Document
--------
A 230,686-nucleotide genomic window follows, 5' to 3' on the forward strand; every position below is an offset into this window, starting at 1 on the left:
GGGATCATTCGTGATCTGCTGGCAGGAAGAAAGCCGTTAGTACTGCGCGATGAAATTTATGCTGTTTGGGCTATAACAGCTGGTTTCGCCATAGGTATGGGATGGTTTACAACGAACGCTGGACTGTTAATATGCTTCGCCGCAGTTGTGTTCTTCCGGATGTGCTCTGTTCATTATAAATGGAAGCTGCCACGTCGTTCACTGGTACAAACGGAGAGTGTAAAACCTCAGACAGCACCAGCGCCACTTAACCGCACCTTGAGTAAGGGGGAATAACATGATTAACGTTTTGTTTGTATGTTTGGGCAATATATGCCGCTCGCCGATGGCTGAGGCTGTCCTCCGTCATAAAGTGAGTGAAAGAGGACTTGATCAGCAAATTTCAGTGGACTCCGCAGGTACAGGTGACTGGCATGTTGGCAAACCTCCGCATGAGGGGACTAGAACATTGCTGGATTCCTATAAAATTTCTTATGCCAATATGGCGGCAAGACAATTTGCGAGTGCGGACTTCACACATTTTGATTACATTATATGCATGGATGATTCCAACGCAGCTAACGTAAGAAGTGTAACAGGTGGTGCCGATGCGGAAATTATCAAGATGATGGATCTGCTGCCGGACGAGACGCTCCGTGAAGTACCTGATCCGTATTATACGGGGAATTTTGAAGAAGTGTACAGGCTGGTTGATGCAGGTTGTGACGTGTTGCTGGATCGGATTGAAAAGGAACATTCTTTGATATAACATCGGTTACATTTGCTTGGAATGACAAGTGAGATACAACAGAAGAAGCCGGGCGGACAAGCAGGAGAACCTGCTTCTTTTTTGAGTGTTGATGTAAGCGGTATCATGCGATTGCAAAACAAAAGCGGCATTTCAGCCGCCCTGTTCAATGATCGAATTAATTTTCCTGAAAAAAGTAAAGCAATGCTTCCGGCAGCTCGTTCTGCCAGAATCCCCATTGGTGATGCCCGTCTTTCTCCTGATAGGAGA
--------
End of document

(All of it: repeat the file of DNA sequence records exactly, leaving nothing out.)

A 230,686-nucleotide genomic window follows, 5' to 3' on the forward strand; every position below is an offset into this window, starting at 1 on the left:
GGGATCATTCGTGATCTGCTGGCAGGAAGAAAGCCGTTAGTACTGCGCGATGAAATTTATGCTGTTTGGGCTATAACAGCTGGTTTCGCCATAGGTATGGGATGGTTTACAACGAACGCTGGACTGTTAATATGCTTCGCCGCAGTTGTGTTCTTCCGGATGTGCTCTGTTCATTATAAATGGAAGCTGCCACGTCGTTCACTGGTACAAACGGAGAGTGTAAAACCTCAGACAGCACCAGCGCCACTTAACCGCACCTTGAGTAAGGGGGAATAACATGATTAACGTTTTGTTTGTATGTTTGGGCAATATATGCCGCTCGCCGATGGCTGAGGCTGTCCTCCGTCATAAAGTGAGTGAAAGAGGACTTGATCAGCAAATTTCAGTGGACTCCGCAGGTACAGGTGACTGGCATGTTGGCAAACCTCCGCATGAGGGGACTAGAACATTGCTGGATTCCTATAAAATTTCTTATGCCAATATGGCGGCAAGACAATTTGCGAGTGCGGACTTCACACATTTTGATTACATTATATGCATGGATGATTCCAACGCAGCTAACGTAAGAAGTGTAACAGGTGGTGCCGATGCGGAAATTATCAAGATGATGGATCTGCTGCCGGACGAGACGCTCCGTGAAGTACCTGATCCGTATTATACGGGGAATTTTGAAGAAGTGTACAGGCTGGTTGATGCAGGTTGTGACGTGTTGCTGGATCGGATTGAAAAGGAACATTCTTTGATATAACATCGGTTACATTTGCTTGGAATGACAAGTGAGATACAACAGAAGAAGCCGGGCGGACAAGCAGGAGAACCTGCTTCTTTTTTGAGTGTTGATGTAAGCGGTATCATGCGATTGCAAAACAAAAGCGGCATTTCAGCCGCCCTGTTCAATGATCGAATTAATTTTCCTGAAAAAAGTAAAGCAATGCTTCCGGCAGCTCGTTCTGCCAGAATCCCCATTGGTGATGCCCGTCTTTCTCCTGATAGGAGA